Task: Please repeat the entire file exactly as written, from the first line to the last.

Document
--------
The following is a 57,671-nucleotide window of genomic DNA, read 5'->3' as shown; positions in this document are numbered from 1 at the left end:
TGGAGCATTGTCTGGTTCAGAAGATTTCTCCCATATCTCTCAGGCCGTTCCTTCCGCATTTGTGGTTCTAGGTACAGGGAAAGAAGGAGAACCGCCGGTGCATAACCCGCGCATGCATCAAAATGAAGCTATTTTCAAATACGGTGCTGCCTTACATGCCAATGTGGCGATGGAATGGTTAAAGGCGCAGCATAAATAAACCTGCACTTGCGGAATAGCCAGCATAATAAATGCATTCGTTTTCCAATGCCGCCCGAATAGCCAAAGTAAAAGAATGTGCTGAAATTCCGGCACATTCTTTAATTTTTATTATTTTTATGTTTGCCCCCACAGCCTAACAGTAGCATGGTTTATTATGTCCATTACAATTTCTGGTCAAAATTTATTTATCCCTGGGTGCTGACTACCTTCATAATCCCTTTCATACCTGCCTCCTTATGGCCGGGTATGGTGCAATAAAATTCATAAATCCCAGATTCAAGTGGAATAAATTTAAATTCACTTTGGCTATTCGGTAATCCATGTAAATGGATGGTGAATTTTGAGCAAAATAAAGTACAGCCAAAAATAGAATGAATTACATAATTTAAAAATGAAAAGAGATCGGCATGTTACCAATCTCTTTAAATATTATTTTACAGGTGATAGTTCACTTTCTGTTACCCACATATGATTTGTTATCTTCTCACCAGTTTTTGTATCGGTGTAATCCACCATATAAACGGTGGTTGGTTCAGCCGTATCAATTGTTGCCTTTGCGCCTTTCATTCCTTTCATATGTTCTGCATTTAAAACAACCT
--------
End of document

The following is a 57,671-nucleotide window of genomic DNA, read 5'->3' as shown; positions in this document are numbered from 1 at the left end:
TGGAGCATTGTCTGGTTCAGAAGATTTCTCCCATATCTCTCAGGCCGTTCCTTCCGCATTTGTGGTTCTAGGTACAGGGAAAGAAGGAGAACCGCCGGTGCATAACCCGCGCATGCATCAAAATGAAGCTATTTTCAAATACGGTGCTGCCTTACATGCCAATGTGGCGATGGAATGGTTAAAGGCGCAGCATAAATAAACCTGCACTTGCGGAATAGCCAGCATAATAAATGCATTCGTTTTCCAATGCCGCCCGAATAGCCAAAGTAAAAGAATGTGCTGAAATTCCGGCACATTCTTTAATTTTTATTATTTTTATGTTTGCCCCCACAGCCTAACAGTAGCATGGTTTATTATGTCCATTACAATTTCTGGTCAAAATTTATTTATCCCTGGGTGCTGACTACCTTCATAATCCCTTTCATACCTGCCTCCTTATGGCCGGGTATGGTGCAATAAAATTCATAAATCCCAGATTCAAGTGGAATAAATTTAAATTCACTTTGGCTATTCGGTAATCCATGTAAATGGATGGTGAATTTTGAGCAAAATAAAGTACAGCCAAAAATAGAATGAATTACATAATTTAAAAATGAAAAGAGATCGGCATGTTACCAATCTCTTTAAATATTATTTTACAGGTGATAGTTCACTTTCTGTTACCCACATATGATTTGTTATCTTCTCACCAGTTTTTGTATCGGTGTAATCCACCATATAAACGGTGGTTGGTTCAGCCGTATCAATTGTTGCCTTTGCGCCTTTCATTCCTTTCATATGTTCTGCATTTAAAACAACCT